By Clark Collis
August 07, 2019 at 12:00 PM EDT

In writer-director Joe Begos’s vampire film Bliss, a painter named Dezzy Donahue finds an unusual way to get her creative juices flowing.

“It’s about an artist who has what you’d call painter’s block and can’t figure out any way to finish her newest painting,” says Begos, the director of 2013’s alien monster movie Almost Human and 2015’s telekinesis horror-thriller The Mind’s Eye. “So, she takes this hallucinatory drug, but she may also have been bitten by a vampire. It’s a crazy descent into hell.”

Donahue is played by Dora Madison, whose previous credits include the TV shows Friday Night Lights, Dexter, and Chicago Fire.

“She’s awesome,” says Begos. “I was afraid we were going to get really bad auditions, because it was such a low budget movie, and the role called for full-frontal nudity, excessive [onscreen] drug use, getting covered in blood, and they were going to make the absolute bare minimum that we could legally pay [them]. I was actually surprised that we got a handful of people who were really good. But Dora was totally down for all this crazy stuff in the movie and it was perfect.”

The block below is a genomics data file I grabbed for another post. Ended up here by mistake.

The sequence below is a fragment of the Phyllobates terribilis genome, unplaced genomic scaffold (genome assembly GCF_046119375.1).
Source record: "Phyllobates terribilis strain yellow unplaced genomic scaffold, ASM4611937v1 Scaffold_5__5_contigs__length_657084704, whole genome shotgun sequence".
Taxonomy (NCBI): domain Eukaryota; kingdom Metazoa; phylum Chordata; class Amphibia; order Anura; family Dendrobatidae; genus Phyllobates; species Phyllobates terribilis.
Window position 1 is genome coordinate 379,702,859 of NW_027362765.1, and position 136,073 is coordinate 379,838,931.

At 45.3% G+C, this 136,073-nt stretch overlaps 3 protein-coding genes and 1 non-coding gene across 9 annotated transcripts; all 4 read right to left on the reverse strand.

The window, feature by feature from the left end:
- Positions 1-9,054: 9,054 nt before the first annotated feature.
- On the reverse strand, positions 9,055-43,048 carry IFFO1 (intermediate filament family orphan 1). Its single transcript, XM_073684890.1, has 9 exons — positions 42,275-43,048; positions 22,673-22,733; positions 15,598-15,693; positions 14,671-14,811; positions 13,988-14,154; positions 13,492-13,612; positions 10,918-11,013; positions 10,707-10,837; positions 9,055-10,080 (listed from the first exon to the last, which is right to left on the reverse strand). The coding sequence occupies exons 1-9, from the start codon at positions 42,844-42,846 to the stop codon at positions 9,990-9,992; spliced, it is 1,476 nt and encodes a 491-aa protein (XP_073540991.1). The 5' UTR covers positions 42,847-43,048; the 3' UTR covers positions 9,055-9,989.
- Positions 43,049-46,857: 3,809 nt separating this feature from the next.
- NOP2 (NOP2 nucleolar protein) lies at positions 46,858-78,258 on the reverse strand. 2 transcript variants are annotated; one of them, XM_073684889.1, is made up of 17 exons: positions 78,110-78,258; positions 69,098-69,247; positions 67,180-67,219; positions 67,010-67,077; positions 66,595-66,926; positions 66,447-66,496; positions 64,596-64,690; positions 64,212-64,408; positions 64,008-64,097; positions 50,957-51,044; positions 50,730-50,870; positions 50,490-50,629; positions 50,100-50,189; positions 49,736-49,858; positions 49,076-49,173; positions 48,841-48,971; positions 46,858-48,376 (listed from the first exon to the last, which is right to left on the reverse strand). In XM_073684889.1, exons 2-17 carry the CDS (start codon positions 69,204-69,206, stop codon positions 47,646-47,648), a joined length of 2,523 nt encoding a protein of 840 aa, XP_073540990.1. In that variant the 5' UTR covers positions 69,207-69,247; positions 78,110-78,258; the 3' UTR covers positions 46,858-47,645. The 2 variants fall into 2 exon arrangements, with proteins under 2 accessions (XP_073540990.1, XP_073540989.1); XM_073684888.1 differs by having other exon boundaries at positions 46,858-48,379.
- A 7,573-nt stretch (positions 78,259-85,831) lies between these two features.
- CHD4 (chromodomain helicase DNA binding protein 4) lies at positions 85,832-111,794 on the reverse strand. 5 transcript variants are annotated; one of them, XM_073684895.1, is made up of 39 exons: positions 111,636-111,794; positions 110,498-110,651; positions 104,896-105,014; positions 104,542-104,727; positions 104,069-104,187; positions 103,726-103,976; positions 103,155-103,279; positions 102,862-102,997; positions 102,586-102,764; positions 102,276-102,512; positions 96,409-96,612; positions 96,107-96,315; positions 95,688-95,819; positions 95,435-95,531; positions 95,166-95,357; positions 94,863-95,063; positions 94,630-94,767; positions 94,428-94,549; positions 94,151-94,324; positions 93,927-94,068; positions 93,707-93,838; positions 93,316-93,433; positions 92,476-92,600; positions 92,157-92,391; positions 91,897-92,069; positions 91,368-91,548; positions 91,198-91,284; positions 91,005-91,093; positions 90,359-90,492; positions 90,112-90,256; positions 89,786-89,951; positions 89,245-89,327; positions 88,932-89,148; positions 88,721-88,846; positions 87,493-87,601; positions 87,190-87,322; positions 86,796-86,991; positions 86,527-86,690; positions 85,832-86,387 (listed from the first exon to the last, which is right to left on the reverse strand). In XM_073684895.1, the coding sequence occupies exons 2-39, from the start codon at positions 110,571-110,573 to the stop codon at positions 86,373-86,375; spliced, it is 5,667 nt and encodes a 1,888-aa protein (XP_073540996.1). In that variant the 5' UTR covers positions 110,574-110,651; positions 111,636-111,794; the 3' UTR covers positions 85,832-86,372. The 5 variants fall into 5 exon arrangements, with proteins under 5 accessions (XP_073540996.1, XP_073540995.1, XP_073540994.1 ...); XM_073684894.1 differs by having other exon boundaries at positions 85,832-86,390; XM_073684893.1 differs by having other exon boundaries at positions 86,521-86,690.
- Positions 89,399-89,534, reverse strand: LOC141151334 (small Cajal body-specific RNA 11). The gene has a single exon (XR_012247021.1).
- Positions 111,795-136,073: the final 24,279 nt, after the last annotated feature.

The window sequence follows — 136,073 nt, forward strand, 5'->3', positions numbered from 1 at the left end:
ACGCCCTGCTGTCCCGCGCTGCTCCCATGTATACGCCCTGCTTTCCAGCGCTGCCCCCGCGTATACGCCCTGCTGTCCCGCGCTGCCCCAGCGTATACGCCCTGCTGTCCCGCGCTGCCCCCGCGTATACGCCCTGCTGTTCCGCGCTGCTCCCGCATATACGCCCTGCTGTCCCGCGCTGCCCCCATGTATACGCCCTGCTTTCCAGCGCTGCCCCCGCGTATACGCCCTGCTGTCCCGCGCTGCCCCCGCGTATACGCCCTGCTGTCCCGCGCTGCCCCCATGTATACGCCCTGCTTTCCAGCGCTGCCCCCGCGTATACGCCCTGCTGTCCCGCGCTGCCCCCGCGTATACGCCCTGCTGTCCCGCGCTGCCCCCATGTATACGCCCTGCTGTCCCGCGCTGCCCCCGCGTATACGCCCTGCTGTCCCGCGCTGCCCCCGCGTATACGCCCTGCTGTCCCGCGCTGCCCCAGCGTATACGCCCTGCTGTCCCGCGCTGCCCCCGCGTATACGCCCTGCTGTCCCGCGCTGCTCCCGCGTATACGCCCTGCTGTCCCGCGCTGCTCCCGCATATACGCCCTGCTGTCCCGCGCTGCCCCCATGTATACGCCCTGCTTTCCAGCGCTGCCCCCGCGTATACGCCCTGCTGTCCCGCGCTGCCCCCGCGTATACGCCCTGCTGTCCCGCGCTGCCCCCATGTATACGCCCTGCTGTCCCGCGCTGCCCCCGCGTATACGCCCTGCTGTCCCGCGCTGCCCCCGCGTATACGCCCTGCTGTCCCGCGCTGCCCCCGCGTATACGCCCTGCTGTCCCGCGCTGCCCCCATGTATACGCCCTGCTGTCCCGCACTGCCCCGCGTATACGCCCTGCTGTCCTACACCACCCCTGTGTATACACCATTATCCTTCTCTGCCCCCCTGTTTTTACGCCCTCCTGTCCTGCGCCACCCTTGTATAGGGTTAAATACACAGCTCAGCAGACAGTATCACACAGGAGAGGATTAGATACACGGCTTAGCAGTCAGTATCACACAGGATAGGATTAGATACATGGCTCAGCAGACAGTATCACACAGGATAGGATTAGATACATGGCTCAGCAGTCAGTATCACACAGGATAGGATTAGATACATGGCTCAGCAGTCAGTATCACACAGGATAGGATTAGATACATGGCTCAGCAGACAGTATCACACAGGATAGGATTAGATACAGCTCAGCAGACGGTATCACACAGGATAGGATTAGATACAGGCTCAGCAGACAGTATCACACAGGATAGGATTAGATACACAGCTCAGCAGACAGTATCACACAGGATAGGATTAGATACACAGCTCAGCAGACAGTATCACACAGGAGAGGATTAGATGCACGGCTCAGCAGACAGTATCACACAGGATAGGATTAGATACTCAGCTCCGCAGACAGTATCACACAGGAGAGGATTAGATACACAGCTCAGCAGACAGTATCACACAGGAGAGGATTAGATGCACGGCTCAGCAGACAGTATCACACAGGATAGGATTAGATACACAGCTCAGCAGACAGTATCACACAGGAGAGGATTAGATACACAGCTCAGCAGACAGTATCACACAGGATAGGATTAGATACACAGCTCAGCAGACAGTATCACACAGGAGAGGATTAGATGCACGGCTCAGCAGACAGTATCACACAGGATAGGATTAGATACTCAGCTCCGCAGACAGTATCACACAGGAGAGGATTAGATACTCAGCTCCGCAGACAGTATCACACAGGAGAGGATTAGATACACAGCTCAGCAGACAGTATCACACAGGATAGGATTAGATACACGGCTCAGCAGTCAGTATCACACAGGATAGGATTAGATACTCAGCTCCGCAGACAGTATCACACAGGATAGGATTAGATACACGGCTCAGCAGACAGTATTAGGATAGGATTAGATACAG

The supporting cast includes Begos regulars Graham Skipper, Jeremy Gardner, Matt Mercer, and Josh Ethier — who also edited the film — as well as Cheers legend George Wendt.

“I worked with George on Re-Animator: The Musical,” says the filmmaker. “He was playing the Dean and I was the stage manager on that show. I always wanted to use George on something. He’s just the coolest. He’s exactly what you’d expect. He loves to work, loves to hang out, loves to be on set. He’s another one that I hope to bring back on subsequent movies.”

Begos reveals that Bliss is, at least, in part autobiographical.

“I would say it’s a personal story in a way, because, when I was writing it, I just couldn’t get a f—ing movie made to save my life,” he says. “I was like, ‘You know what? I’m just going to write something small, I’m going to make a movie about an artist in despair in Los Angeles.’ A painter is obviously much more visually interesting to look at doing this gigantic painting than somebody in the corner of his apartment typing out on a laptop, trying to finish a screenplay.”

It is no criticism to say that Bliss is Begos’s most extreme film to date. What kind of reactions has the movie been prompting on the festival circuit?

“Very polarizing, which I think is the best kind of reaction,” he says. “If everyone thinks your movie is just alright, it’s forgettable. But if everyone either really f—ing hated your movie or they f—ing loved it, they’re going to remember it. I think that remembering it is what’s important.”

Bliss is released in theaters and on digital platforms, Sept. 27.

Watch the film’s trailer, above.

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